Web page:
Is it possible that Mexico’s next president can forge a good relationship with Donald Trump despite the pair’s diverging ideological positions on most matters?
During his campaign Andres Manuel Lopez Obrador railed against the U.S. president and his policies, calling his border wall “an affront against humanity,” and liking Trump’s comments about Mexicans to “the way the Nazis talked about the Jews.”
But since Sunday’s landslide victory, Lopez Obrador has tread delicately when quizzed about Trump and what the future holds. He has been overly circumspect, declining to refer to the coarse broadsides the U.S. chief executive has repeatedly fired off against this country or mentioning the polemic border wall and who will/won’t pay for it.
And in the pair’s 30-minute telephone call on Monday – described by Trump as “a great conversation” – Lopez Obrador even suggested Mexico could “cut migration” to the United States, if more investment was forthcoming from the north to provide new jobs and economic opportunities for the poor.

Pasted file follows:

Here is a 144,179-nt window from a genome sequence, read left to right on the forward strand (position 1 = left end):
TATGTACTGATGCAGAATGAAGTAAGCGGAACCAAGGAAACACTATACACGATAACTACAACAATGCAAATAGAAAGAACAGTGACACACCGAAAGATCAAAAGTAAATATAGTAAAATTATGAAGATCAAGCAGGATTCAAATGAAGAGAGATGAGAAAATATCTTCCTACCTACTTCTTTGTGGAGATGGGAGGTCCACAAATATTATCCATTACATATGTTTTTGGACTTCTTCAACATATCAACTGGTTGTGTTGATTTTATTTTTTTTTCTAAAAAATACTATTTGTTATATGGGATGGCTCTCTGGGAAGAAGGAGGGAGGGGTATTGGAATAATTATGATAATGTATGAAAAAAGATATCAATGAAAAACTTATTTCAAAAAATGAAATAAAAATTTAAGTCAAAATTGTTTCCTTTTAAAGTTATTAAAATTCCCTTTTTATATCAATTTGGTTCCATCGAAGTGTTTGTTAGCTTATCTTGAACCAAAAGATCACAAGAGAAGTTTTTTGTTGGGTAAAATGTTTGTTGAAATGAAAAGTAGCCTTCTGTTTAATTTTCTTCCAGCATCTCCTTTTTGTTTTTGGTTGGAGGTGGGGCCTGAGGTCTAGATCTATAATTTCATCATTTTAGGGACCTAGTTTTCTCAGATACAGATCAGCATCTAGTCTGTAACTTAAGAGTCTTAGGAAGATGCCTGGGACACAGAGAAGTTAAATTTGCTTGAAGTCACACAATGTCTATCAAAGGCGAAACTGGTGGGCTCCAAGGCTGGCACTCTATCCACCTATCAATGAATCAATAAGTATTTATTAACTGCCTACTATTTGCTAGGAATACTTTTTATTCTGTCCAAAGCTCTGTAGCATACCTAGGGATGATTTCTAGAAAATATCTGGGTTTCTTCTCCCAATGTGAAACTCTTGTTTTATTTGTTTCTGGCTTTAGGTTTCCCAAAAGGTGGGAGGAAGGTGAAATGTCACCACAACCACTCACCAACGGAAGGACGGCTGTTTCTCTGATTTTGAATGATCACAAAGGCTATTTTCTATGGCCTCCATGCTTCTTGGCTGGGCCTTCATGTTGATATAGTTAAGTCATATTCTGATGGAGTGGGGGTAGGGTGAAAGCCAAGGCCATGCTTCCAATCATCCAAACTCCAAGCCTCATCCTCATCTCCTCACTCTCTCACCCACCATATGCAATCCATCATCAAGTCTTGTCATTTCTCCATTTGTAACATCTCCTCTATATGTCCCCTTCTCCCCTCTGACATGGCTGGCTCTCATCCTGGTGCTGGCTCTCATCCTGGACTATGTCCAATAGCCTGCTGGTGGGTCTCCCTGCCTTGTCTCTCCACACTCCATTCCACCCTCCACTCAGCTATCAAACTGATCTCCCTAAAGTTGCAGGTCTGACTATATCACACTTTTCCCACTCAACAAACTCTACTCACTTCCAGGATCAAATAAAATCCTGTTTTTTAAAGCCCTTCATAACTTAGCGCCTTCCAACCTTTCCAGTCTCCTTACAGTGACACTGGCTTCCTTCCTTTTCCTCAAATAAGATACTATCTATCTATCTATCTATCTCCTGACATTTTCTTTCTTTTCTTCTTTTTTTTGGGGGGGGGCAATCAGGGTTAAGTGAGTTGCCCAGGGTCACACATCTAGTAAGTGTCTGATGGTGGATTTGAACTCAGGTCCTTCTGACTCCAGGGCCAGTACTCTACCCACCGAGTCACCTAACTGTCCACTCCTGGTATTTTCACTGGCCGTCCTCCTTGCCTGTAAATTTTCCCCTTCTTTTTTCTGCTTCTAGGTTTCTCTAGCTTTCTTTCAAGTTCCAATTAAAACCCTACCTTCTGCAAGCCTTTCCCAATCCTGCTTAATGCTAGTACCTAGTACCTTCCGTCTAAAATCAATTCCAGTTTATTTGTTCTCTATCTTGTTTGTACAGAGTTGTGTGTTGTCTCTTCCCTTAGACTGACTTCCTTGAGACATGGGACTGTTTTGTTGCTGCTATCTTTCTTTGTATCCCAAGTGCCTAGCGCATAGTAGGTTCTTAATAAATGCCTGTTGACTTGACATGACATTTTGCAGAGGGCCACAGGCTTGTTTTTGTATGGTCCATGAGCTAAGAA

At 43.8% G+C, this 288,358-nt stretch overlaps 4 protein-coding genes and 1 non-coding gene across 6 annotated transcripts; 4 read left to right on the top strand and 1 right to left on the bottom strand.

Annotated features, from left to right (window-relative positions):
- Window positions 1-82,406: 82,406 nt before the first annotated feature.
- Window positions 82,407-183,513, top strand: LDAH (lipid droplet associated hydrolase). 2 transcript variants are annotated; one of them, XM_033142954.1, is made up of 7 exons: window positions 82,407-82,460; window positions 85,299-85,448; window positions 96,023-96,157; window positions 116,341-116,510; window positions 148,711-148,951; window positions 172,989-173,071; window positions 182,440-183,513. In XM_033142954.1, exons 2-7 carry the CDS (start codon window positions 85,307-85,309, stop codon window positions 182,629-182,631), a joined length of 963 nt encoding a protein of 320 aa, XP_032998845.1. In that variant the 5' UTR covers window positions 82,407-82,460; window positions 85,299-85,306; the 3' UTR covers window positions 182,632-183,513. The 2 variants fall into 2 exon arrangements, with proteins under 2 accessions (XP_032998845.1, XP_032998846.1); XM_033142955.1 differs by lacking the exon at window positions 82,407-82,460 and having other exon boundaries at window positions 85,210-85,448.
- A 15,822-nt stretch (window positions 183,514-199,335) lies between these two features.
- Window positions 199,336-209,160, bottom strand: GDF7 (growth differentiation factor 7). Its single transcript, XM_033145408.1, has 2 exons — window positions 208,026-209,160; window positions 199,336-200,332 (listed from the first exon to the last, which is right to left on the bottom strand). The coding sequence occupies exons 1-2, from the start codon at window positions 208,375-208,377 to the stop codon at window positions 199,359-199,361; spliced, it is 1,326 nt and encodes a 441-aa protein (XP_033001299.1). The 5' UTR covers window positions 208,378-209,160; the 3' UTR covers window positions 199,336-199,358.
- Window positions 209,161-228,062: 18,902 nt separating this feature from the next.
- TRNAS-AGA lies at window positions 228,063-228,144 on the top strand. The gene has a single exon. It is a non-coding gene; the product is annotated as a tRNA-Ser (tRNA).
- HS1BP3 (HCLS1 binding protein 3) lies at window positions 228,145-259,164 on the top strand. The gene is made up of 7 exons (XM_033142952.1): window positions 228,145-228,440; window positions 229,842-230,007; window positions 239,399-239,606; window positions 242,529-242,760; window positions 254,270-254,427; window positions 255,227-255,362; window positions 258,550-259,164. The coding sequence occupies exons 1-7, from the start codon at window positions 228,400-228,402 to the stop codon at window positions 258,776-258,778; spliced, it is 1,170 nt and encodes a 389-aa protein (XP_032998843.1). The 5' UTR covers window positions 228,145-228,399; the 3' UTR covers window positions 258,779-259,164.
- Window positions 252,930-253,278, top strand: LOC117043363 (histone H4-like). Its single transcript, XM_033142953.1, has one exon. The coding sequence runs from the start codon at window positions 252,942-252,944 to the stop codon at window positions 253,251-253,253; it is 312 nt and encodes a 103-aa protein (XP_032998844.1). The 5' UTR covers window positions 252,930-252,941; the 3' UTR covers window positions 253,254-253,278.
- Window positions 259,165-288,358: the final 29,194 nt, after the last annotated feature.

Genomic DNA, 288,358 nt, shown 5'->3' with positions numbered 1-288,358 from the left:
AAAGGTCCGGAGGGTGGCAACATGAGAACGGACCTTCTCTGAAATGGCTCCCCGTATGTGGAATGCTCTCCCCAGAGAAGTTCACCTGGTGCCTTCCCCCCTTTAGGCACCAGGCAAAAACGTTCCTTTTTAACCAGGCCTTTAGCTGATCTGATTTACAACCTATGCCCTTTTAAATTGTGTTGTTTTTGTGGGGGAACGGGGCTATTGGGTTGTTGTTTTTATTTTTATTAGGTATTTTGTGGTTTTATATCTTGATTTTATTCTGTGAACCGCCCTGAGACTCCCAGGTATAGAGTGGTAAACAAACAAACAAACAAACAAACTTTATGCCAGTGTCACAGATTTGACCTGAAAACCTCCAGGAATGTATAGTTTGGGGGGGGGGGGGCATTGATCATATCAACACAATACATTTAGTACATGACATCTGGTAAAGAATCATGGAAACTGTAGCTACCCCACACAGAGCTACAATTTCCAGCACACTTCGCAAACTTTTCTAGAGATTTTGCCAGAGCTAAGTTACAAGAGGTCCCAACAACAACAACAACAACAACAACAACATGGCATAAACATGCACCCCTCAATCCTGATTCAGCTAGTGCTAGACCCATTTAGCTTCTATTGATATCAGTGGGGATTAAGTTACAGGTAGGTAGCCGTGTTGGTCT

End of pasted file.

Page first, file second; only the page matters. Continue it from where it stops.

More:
For his part, Trump remarked that he believes the new Mexican leader can help the United States with its border issues, although he provided no specifics about how this might be accomplished. According to the U.S. president, the conversation also touched on the possibility of a separate trade deal between the two countries should no agreement be found in the Nafta renegotiations.